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The Cost of BC’s Community Benefit Agreements

On July 18th, 2018 the BC government announced that all new major infrastructure projects will now go through Community Benefit Agreements (CBA). The objective of CBA is to prioritize local employment, increase wages and create opportunities for apprenticeship training. As designed, it will also require workers on government projects to join specific trade unions.

While some of objectives are laudable, the government needs to be very careful. The unintended consequences could lead to sizeable tax increases for British Columbians.

What does this mean? 

  • As a result of the new Community Benefit Agreements (CBA), British Columbians could be paying significantly more for provincial infrastructure projects
  • Using an estimate from a 1994 report analysing a similar BC infrastructure contract policy, labour costs for infrastructure projects could increase up to 37.6 per cent as a result of the CBA
  • For the $1.4 billion Pattulo Bridge project, the CBA could result in an increase between $130 million to $259 million in extra costs[1]. This translates into a family of four in BC paying an extra $113 to $216 for the project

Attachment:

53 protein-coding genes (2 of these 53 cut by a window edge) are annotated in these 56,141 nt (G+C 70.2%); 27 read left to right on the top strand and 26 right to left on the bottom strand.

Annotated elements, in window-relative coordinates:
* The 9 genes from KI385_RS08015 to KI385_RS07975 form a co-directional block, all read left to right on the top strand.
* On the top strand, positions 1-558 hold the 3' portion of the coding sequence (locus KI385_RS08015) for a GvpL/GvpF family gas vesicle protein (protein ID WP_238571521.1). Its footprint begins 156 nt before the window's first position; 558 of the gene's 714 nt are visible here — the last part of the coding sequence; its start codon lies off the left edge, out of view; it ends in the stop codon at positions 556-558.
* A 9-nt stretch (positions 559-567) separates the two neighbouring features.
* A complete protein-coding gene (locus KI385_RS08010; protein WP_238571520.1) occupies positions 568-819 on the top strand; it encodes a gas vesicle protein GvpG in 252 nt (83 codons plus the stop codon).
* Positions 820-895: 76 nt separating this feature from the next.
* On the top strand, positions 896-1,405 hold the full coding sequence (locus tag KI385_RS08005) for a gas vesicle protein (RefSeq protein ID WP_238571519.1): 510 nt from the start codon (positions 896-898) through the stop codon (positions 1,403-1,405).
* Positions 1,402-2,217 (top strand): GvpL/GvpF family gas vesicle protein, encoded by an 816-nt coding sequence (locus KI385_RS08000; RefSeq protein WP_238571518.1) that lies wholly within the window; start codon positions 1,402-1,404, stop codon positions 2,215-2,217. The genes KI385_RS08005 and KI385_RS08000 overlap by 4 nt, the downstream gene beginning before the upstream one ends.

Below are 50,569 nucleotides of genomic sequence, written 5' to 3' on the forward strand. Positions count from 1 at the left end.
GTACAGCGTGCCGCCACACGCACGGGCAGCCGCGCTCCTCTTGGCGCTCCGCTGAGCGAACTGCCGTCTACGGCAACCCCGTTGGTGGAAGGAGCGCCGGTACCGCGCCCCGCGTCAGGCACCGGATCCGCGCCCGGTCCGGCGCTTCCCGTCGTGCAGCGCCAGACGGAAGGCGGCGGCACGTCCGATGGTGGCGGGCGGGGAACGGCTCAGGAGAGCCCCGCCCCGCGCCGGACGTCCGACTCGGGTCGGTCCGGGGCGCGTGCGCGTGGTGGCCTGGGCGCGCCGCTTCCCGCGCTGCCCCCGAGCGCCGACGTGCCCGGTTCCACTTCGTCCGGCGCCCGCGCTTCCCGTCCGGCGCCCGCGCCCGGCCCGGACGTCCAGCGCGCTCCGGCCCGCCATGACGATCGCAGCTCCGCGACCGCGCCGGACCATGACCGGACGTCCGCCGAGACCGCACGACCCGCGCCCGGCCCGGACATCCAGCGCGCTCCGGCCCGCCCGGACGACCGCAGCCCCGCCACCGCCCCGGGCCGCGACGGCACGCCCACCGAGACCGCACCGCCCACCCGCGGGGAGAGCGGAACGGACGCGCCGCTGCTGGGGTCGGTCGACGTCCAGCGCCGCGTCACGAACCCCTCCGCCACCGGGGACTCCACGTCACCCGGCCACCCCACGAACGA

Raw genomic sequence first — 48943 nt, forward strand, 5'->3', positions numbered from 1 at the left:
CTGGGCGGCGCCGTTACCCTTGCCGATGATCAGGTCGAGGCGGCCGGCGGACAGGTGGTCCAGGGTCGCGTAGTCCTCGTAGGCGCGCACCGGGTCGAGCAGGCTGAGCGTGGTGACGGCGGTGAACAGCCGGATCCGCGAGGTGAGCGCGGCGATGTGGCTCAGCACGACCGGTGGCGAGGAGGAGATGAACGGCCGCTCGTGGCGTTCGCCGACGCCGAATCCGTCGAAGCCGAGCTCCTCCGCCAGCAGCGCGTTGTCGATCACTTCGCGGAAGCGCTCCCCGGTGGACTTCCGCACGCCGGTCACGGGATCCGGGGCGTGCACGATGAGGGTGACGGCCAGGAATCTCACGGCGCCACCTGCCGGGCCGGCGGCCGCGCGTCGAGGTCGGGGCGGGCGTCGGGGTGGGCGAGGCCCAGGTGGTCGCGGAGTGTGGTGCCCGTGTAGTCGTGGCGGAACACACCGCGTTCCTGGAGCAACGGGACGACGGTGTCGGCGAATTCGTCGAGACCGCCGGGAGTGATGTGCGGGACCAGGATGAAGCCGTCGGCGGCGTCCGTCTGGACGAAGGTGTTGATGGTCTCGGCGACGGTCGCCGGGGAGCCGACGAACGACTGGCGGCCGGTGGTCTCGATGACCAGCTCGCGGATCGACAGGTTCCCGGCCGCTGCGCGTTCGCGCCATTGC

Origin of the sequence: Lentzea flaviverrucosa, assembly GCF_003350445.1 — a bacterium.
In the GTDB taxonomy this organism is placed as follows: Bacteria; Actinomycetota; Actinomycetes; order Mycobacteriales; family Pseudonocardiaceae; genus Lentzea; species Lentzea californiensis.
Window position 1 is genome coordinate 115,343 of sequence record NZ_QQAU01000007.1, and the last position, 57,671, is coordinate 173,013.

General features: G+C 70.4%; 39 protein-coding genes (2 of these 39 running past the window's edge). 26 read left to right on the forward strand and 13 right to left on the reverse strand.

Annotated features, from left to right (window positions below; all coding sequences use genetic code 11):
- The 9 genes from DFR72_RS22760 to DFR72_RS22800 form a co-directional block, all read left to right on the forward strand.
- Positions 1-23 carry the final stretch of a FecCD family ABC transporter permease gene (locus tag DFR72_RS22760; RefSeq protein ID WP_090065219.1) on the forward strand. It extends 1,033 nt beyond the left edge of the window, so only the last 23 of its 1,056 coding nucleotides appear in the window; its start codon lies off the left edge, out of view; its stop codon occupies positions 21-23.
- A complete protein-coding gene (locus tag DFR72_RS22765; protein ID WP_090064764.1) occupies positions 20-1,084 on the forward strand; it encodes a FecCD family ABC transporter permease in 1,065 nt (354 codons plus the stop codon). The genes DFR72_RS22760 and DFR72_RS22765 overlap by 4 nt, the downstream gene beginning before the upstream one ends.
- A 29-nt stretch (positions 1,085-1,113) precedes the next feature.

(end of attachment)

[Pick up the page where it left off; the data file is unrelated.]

• More broadly, all provincial infrastructure projects are estimated to cost $25.6 billion over three years[2]. With a 37.6 per cent increase to labour costs, these projects could cost $2.4 billion to $4.8 billion more, or $1,998 to $3,996 for a family of four
  • The BC government needs to ensure the new policy does not result in escalating costs for infrastructure projects and affirm the playing field is level to ensure cost-effective construction

See CFIB's Research Snapshot for more details


[1] Depending on the share of labour. These estimates are based on labour costs taking a share of between 25 per cent to 50 per cent of the total costs. Full calculations on attached research snapshot.

[2]  BC Budget 2018.

July 19, 2018

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